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Old 09-09-2012, 06:01 PM   #1
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First boat...too big?

Is 30' too big for a first boat?

Here's a short description of our rapid descent down the slippery slope of rationalization;

- Decades of sea kayaking experience, including a 6 month trip on BC's coast, and a 2 month trip during winter on BC's north coast. We know our stuff as far as the BC coast goes, but are totally new to boating.

- Older now, full time job, and want to access more distant locations on weekends and holidays.

- Never want to use a porta-potty in a cuddy with my wife inches away, and visa-versa.

- So, since we're going for an enclosed head, a shower sure would be nice. (After all those 16 hour long rain drenched nights in a tent, we deserve it!)

- Prefer a single diesel sipping engine amidships, and a prop protecting keel.

- We almost had a 23' semi displacement hull pocket cruiser in our grasp, but the deal fell through. It was pretty heavy, and the cost of a trailer and a 3/4 ton truck to pull it would add to the cost of fixing up the 30 year old boat. Our local marina is full, and we're 13th on the list to get in.

- So, since we had already rationalized paying for the big trailer, and bigger truck...why not spend all that money on a 30' trawler that already has moorage and is in good shape? And since we're so far down the path of justifications...I did quit smoking cigarettes 15 years ago and quit drinking over 2 years ago, so all that money I used to throw away without thinking about it will easily cover the cost of moorage for the year, right?

See what I mean?

Which brings us back to the initial question...do you think a 30' displacement hull vessel with an 11' beam is too big for a first boat? We've come up with a gazillion reasons pro and con.

Dare to dream...
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Old 09-09-2012, 06:32 PM   #2
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Should add that my brother has a marine mechanics course under his belt, and my brother-in-law worked on diesels for decades before he retired a couple years ago. Still, I intend to get to know it from one end to the other.
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Old 09-09-2012, 07:06 PM   #3
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I think it's a good size for weekends or longer, but not necessarily for a live aboard. I had a 30' Wellcraft, planing hull, gas I/O. It had good room inside, could sleep 6, but I wouldn't recommend it. The most we had on it at any given time was 4.

It wasn't difficult to handle with a little planning to get the lines in and out, or weasel in or out of a slip or a crowded marina. A few times I ended up handling it myself in the evenings when the wife was getting the kids down in the mid-cabin as we headed to our favorite anchorage. Other times with my dive buddies made the trek that much easier.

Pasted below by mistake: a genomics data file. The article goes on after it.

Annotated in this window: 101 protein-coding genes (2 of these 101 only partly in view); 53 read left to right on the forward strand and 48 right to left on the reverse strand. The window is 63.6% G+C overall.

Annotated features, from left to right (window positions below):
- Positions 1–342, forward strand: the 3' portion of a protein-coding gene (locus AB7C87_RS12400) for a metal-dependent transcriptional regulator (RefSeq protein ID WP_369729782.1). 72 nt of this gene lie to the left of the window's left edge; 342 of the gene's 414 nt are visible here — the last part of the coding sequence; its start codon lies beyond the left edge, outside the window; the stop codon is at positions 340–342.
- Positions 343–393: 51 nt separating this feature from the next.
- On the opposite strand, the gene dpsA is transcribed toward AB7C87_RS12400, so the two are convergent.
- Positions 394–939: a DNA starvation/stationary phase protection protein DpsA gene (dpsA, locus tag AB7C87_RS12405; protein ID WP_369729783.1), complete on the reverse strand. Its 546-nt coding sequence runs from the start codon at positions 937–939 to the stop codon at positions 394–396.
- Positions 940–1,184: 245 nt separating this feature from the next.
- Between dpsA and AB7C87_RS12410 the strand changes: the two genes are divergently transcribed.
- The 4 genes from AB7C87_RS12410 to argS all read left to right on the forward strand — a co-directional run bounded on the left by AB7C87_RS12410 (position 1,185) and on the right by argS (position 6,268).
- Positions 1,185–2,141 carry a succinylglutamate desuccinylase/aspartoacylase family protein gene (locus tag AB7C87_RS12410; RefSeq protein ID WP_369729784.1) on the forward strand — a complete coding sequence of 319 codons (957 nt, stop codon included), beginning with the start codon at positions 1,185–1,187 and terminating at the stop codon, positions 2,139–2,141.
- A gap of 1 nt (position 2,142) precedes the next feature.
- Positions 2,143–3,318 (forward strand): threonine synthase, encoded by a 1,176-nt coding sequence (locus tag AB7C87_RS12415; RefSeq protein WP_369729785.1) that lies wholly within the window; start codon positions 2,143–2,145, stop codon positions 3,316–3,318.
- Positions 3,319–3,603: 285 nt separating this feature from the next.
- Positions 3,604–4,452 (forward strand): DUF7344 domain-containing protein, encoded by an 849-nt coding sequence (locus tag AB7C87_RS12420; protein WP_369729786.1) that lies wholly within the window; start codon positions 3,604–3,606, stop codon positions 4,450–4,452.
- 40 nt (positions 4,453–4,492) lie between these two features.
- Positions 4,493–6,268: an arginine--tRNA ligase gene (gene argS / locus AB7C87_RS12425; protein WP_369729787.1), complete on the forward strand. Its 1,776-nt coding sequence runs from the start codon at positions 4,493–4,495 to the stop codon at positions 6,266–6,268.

The biggest thing I'd be looking for is a separate head with a separate shower. Second biggest thing would be more "stand-up" room in the cabin or cabins. The kids thought it was cool to crawl into the mid-cabin bunk (under a raised flybridge), but us (now old) folks don't think so.

Good luck finding the right boat for you.
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Old 09-09-2012, 07:16 PM   #4
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A 30' cruiser is not to big to start with. Many people have started with even bigger first boats. Knowing what you want in a boat is very important. There's a whale of a difference between a 23' pocket cruiser and a 30" cruiser; you can have your enclosed shower in a 30' boat, but not in a 23' boat. I like your idea of placing it on a trailer to tow to various destinations; that give you a lot of cruising flexibility. However, it's a very good idea to take a boating safety course with boating organizations like either the Coast Guard Auxiliary or the United States Power Squadron (of course, I talking about in the States). After selecting your boat, get a knowledgeable boater to help you learn how to handle her. Proper trailering is also something that needs to be learned. Then, initially take her out on short cruisers increasing your distance over time; there's nothing like using your boat to gain the experience you need to being a good boater.Good luck.
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Old 09-09-2012, 08:44 PM   #5
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30 is about ideal for a first cabin cruiser IMO. I have a 20' sailboat with 4 berths that we'll likely never sleep in. Great place to change clothes, store sails and keep the cooler. Using the head is a cruel joke though.

30 feet is a sweet spot in boats for us. Big enough to be comfortable yet small enough to feel reasonably confident handling as newbies. Operating and ongoing expenses are reasonable too. In one of our boating areas berths are easy to locate in that size which is another plus.